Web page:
Living the StreamA Multi-Channel Distributor’s Journey to StreamingThe shift of TV offerings from Multi-Channel Distributors (MVPDs and Operators) towards streaming TV continues to accelerate due to the influx of competition from new players in this area of the Media & Entertainment landscape offering new and enticing consumer experiencesConsumer expectations for access to content on more devices and at a quality and experience akin to that of traditional broadcast delivery has been driven by the increasing prevalence of over the top streaming services, whilst increasing consumer connectivity and the need to instantly scale means the shift to IP delivery and the migration to cloud based architectures is now a reality. This provides Multi-Channel Distributors with a unique opportunity, being able to leverage their key assets with their networks and customer relationships, by providing a converged and flexible broadcast and streaming video service.Download our paper and explore more about how Multi-Channel Distributors are Living the Stream…
Over the past few years, customer habits and expectations have changed rapidly, and operators and service providers must now deliver the highest quality content across multiple devices. To achieve customer satisfaction, video service operators and providers must collect huge amounts of user data in real-time.
Then, to fully understand their users’ behaviour and the issues that frustrate them the most, they must have the tools and know-how to analyse this data and interpret it.
“To our great relief and satisfaction, with collaboration and coordination, Agama and Bulb overcame a big obstacle to get the video data to Cempresso thus reducing time for agents for troubleshooting by having all the data in one tool. It was essential to get the right conclusion where the problem is and to empower Customer Support to remedy problems in real-time.” – Kristijan Rebelić, Quality Management Team Leader at A1 Hrvatska
We talked to Alexander Trubin, the director of the Alma TV unified network management center, about results of the switch to satellite and the company’s future plans.
The digital age has driven profound changes in how News & Sports are produced and consumed, as new digital platforms offer audiences endless options for news and sports. Moreover, the traditional way of doing business in television has been seriously impacted because of the COVID-19 pandemic, since production dropped all around the world, travel restrictions were applied, and many other related issues. Broadcasters now have to work ever harder to attract and retain viewers. However, the current situation also raises opportunities for virtual production, from remote shooting to virtual events.
The lifecycle of a story in the media world today is increasingly short. Sparking the interest of your audience, gaining their attention with exciting and important stories as well as being first to publish are key goals for all media organisations. As a broadcaster in a modern mass media consumption space, one has to keep up with the end-users’ constant demand for fresh content around the clock and hold a reputation as the first platform that reports breaking news stories.
iNDEMAND distributes premium Video-on-Demand (VOD) and Pay Per View (PPV) entertainment to more than 200 North American TV operators, with a reach of more than 60 million homes. This includes movies, TV shows, events, boxing, wrestling, MMA, and digital out-of-market subscription professional sports packages for MLB, NBA, NHL, and MLS.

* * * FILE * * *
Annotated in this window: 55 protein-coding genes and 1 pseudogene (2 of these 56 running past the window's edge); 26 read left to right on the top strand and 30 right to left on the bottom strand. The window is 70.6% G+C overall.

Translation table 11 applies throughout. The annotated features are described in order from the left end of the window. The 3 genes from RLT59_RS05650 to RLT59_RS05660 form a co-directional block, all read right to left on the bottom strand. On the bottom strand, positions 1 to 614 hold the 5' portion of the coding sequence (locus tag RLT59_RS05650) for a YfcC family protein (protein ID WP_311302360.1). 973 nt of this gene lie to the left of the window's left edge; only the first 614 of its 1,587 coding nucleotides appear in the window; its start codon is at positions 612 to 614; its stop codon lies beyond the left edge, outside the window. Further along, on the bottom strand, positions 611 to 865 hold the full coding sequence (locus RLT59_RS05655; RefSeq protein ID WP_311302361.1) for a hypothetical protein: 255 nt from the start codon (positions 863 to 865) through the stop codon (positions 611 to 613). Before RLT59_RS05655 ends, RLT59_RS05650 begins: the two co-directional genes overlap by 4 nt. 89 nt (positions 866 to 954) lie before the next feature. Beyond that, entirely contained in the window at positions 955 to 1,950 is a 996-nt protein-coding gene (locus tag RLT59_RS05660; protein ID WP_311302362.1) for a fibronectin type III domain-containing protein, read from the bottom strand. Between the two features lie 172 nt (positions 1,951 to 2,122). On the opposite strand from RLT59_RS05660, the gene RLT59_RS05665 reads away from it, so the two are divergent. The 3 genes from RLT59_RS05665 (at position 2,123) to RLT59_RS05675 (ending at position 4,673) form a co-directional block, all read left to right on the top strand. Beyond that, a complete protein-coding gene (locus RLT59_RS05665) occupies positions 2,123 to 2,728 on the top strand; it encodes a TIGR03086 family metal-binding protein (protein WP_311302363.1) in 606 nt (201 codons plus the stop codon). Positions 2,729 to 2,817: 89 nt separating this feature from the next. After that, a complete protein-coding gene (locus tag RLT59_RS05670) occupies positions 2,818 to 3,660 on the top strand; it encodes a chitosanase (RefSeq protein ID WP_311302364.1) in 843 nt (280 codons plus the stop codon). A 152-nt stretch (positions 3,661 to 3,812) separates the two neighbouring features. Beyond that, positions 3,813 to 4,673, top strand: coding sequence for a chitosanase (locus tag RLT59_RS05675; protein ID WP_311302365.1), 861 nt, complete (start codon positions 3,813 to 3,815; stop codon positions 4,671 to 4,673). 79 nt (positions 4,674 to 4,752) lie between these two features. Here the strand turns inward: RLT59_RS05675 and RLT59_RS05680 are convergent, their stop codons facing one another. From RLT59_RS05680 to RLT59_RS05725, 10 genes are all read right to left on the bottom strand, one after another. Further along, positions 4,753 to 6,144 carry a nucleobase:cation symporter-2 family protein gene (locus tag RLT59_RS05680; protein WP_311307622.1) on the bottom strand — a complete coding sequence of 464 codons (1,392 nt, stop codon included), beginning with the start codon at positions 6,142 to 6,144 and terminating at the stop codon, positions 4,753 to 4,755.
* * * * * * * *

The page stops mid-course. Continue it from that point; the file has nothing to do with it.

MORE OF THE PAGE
Spark Sport is a premium live and on-demand sports streaming service in New Zealand. Launched in 2019, the platform offers a wide range of live and on demand content such as New Zealand Cricket, English Premier League, England Cricket, NFL, MBA and more. The streaming provider also streams channels such as NBA TV, MUTV, LFCTV, EDGE TV & TAB Trackside, through which sports content is available to viewers around the clock.
Spectator sports are most engaging when audiences don’t know what’s going to happen next. For the sports broadcasting industry itself, the playing field in which they operate has undergone many exhilarating changes over the last few years. In many cases, these have been accelerated and exacerbated by the Covid-19 pandemic.
As stadiums and venues that were once packed with excitement and atmosphere have been forced to close, we’ve witnessed the increasing significance of over-the-top (OTT) platforms becoming the digital delivery system for the enjoyment and adrenaline sports fans around the world have been missing.
There have been many, many words written recently about remote production, indeed the wider world of remote working generally, spurred on by significantly increased use during the pandemic. But remote production didn’t suddenly spring up overnight, either as a concept or reality.
Let’s step back first. We’ve seen huge growth in the use of IP bonding across sports, especially in the last five years: from single-camera streaming to complex, multi-camera productions, often on the move. From the Rugby World Cup, where LiveU technology was used not only to gather content but also as a disaster recovery solution by ITV Sport, to the FIA World Rally Championship, Austrian football and facilitating coverage of the Spanish lower leagues, the list goes on.
Accompanying that growth has been the rise of remote production. Why is that? What are the benefits?
Supponor enables rights owners to maximize the value of live broadcast Sports & Entertainment events through world-leading end-to-end Virtual Advertising solutions, allowing partner and brand communications to be targeted and customized for each specific audience segment. Steve Plunkett, Chief Product Officer at Supponor, talks about the challenges brought by the Covid pandemic, and how the company helped its clients move to remote delivery at breakneck speed.